How a recruitment agency works

Many people don’t like having to deal with a recruitment agency. Many people it seems don’t really understand what they do.

Recruitment is big business. Recruitment agencies operate as a business, not a charity, nor a careers advice service, but a business. The business is sales. The service they sell is the ability to supply the right candidate, quickly. Their product is you.

Each time they supply a candidate for a position, who is offered and accepts the role, the recruitment agency will receive a commission, an agreed percentage of the salary for the role.

The most important requirement for anyone working in a recruitment agency is not the knowledge of the industry sector or niche they are working within, but rather, the ability to sell. They must sell their services to hiring companies looking for employees, and they must sell the role to you, so you will accept it and earn them a fee.

Here is how my typical day working in recruitment would look;


Report to work, check diary, make any scheduled calls, ensure candidates will be attending interviews that day.


Team meeting - discussion of projected sales figures for the week (ie, how many people will accept positions, and their monetary value to the agency), solutions for dealing with “potential problem candidates” (ie those who might not accept offers) - objectives and targets for the week.

9:30 -13:00

New business - contacting potential customers (ie managers within my region and sector) and trying to establish prospects for recruitment over the next quarter. Attempt to arrange a meeting to discuss how we can help to deliver their recruitment needs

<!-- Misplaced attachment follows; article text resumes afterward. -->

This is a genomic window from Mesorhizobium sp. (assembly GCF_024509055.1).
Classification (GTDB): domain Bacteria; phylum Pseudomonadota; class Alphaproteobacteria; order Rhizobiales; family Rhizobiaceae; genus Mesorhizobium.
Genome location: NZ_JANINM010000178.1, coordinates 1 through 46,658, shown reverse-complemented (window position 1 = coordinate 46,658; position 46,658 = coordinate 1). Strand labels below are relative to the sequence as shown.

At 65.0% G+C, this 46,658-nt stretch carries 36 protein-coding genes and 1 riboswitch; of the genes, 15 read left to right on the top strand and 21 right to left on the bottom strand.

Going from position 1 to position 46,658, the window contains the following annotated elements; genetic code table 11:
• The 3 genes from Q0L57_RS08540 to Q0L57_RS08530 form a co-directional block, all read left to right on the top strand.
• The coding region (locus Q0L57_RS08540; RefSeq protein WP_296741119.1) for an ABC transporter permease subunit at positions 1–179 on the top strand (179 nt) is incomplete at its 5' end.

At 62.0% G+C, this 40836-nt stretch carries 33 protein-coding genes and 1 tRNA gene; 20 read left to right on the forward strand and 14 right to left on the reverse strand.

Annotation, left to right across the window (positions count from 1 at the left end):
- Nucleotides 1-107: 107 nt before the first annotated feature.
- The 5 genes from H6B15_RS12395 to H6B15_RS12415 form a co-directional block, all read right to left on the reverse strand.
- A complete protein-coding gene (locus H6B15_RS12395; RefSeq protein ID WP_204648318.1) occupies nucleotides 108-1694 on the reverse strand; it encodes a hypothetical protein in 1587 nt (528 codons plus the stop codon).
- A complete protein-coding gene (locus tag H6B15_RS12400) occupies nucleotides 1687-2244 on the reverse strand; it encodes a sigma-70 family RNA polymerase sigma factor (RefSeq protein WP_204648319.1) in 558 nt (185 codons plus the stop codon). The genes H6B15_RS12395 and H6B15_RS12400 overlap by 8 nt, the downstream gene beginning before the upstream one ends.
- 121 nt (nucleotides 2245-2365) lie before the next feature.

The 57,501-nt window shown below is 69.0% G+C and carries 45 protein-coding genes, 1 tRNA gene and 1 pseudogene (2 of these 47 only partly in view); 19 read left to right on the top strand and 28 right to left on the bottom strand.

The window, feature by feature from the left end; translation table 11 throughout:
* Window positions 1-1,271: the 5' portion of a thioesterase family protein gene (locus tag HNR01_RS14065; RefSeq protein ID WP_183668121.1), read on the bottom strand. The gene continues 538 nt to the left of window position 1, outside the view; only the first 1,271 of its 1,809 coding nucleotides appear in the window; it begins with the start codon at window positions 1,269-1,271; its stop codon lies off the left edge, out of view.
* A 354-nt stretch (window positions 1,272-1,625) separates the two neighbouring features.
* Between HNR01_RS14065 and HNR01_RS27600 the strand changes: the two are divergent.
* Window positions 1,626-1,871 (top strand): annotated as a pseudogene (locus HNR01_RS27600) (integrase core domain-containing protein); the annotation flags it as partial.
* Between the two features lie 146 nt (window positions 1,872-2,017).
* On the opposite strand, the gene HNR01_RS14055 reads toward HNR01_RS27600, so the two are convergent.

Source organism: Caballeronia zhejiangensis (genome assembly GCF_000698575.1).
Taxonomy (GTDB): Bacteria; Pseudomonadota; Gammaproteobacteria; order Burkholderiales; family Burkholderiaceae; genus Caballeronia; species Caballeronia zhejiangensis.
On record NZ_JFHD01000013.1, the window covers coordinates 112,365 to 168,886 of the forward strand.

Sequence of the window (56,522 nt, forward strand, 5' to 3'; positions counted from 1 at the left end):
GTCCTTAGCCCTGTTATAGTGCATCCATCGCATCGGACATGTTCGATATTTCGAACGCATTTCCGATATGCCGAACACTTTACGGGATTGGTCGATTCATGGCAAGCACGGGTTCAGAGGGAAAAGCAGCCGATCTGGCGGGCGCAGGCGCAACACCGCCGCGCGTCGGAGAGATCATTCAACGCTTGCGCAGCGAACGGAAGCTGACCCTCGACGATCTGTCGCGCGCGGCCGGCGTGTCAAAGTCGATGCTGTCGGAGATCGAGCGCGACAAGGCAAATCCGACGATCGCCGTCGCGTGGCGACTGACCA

14:00 - 16:00

Contacting applicants to the job advertisements I have placed. Deleting the majority of poorly matched CV’s and performing interview screening to determine the best candidates to put forward for each role. Sending those CV’s considered worthwhile onto clients with strong recommendation.

(NB while I am telephone interviewing candidates I am mining them for information as to the names and contact details of previous managers “should I need a reference”. This information can now be used tomorrow, between 9:30 and 13:00)

16:00 - 18:00

Get feedback from applicants who have attended interviews. Try and establish who will take the job if offered. This, of course, will be the candidate I recommend to the employer. Be ready to explain any “problems” or job interview mistakes to the employer to mitigate the damage they may have caused, and try and ensure we get an offer.

There you have it. A day in the life. Now when you are dealing with a recruitment agency you have an idea of what is actually going on, and where you fit into the picture. But don’t be alarmed. If you know how to deal with recruitment consultants you can make the situation work for you.

Click here to learn about recruitment consultants and how to handle them

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